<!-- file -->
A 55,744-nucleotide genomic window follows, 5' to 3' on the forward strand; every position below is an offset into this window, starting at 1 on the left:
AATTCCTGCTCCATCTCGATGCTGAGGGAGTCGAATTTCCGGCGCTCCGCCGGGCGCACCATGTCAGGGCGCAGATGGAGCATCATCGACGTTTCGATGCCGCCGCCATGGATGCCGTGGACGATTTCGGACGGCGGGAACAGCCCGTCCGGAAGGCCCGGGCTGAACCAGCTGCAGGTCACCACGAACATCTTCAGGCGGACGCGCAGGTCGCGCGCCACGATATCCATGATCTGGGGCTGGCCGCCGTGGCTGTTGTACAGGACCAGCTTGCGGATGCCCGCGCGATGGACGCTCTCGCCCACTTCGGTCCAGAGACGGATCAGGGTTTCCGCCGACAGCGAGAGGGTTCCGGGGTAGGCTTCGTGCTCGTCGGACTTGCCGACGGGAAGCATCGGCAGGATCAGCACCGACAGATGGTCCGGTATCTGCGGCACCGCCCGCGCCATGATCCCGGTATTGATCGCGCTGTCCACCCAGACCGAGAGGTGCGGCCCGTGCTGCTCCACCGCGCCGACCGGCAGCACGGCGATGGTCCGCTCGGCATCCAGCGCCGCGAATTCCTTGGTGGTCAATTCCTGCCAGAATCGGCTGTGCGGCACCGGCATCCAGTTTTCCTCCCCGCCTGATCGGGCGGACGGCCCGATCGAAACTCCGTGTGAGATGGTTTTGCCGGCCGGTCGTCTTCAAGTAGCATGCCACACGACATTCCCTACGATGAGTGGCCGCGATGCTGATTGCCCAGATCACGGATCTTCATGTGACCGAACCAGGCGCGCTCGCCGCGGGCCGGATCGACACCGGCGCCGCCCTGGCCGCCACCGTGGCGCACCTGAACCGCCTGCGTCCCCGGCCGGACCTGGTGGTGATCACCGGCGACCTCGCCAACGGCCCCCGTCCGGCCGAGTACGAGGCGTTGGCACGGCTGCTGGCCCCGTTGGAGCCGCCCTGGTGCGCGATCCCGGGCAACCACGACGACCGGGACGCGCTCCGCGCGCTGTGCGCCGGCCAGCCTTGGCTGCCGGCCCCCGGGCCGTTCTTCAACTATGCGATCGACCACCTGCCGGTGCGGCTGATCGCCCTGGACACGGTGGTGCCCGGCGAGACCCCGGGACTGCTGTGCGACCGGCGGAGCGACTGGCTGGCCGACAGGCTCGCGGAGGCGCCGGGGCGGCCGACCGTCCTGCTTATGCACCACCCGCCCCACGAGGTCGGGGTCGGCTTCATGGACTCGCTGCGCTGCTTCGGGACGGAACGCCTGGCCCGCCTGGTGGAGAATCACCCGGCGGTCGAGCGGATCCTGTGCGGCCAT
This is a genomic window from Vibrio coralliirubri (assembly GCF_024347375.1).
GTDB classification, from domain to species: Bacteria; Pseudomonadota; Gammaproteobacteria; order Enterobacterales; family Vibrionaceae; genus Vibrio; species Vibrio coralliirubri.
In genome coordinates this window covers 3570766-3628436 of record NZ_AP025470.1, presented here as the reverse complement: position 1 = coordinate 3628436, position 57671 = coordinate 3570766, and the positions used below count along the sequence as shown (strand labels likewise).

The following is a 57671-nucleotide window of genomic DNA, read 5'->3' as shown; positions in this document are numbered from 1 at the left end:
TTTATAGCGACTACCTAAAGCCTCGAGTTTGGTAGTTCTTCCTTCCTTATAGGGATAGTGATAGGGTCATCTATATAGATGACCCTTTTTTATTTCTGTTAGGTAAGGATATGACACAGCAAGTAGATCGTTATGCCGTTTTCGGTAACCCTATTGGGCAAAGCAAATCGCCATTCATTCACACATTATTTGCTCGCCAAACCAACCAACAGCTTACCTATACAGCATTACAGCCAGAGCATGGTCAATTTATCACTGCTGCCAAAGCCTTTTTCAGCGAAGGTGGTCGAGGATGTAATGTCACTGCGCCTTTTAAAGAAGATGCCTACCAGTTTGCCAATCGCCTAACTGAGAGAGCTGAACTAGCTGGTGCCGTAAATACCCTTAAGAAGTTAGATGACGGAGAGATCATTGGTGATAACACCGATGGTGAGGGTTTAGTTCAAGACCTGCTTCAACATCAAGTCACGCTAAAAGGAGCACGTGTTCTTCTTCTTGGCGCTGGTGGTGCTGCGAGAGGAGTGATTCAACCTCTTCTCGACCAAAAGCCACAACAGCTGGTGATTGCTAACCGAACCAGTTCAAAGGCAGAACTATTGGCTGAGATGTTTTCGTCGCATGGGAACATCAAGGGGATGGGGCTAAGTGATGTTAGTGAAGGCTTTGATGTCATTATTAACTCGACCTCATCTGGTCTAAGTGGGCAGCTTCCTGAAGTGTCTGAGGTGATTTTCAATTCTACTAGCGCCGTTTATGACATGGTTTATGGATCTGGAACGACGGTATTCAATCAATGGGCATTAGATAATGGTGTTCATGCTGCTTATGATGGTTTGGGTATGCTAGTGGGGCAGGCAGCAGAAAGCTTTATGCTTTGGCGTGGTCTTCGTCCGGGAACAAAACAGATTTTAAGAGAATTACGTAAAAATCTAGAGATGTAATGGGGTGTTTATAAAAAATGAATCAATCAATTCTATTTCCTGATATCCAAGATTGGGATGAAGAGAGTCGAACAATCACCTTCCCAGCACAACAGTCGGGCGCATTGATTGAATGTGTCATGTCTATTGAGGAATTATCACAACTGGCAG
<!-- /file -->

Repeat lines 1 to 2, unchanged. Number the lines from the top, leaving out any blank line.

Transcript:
A 55,744-nucleotide genomic window follows, 5' to 3' on the forward strand; every position below is an offset into this window, starting at 1 on the left:
AATTCCTGCTCCATCTCGATGCTGAGGGAGTCGAATTTCCGGCGCTCCGCCGGGCGCACCATGTCAGGGCGCAGATGGAGCATCATCGACGTTTCGATGCCGCCGCCATGGATGCCGTGGACGATTTCGGACGGCGGGAACAGCCCGTCCGGAAGGCCCGGGCTGAACCAGCTGCAGGTCACCACGAACATCTTCAGGCGGACGCGCAGGTCGCGCGCCACGATATCCATGATCTGGGGCTGGCCGCCGTGGCTGTTGTACAGGACCAGCTTGCGGATGCCCGCGCGATGGACGCTCTCGCCCACTTCGGTCCAGAGACGGATCAGGGTTTCCGCCGACAGCGAGAGGGTTCCGGGGTAGGCTTCGTGCTCGTCGGACTTGCCGACGGGAAGCATCGGCAGGATCAGCACCGACAGATGGTCCGGTATCTGCGGCACCGCCCGCGCCATGATCCCGGTATTGATCGCGCTGTCCACCCAGACCGAGAGGTGCGGCCCGTGCTGCTCCACCGCGCCGACCGGCAGCACGGCGATGGTCCGCTCGGCATCCAGCGCCGCGAATTCCTTGGTGGTCAATTCCTGCCAGAATCGGCTGTGCGGCACCGGCATCCAGTTTTCCTCCCCGCCTGATCGGGCGGACGGCCCGATCGAAACTCCGTGTGAGATGGTTTTGCCGGCCGGTCGTCTTCAAGTAGCATGCCACACGACATTCCCTACGATGAGTGGCCGCGATGCTGATTGCCCAGATCACGGATCTTCATGTGACCGAACCAGGCGCGCTCGCCGCGGGCCGGATCGACACCGGCGCCGCCCTGGCCGCCACCGTGGCGCACCTGAACCGCCTGCGTCCCCGGCCGGACCTGGTGGTGATCACCGGCGACCTCGCCAACGGCCCCCGTCCGGCCGAGTACGAGGCGTTGGCACGGCTGCTGGCCCCGTTGGAGCCGCCCTGGTGCGCGATCCCGGGCAACCACGACGACCGGGACGCGCTCCGCGCGCTGTGCGCCGGCCAGCCTTGGCTGCCGGCCCCCGGGCCGTTCTTCAACTATGCGATCGACCACCTGCCGGTGCGGCTGATCGCCCTGGACACGGTGGTGCCCGGCGAGACCCCGGGACTGCTGTGCGACCGGCGGAGCGACTGGCTGGCCGACAGGCTCGCGGAGGCGCCGGGGCGGCCGACCGTCCTGCTTATGCACCACCCGCCCCACGAGGTCGGGGTCGGCTTCATGGACTCGCTGCGCTGCTTCGGGACGGAACGCCTGGCCCGCCTGGTGGAGAATCACCCGGCGGTCGAGCGGATCCTGTGCGGCCAT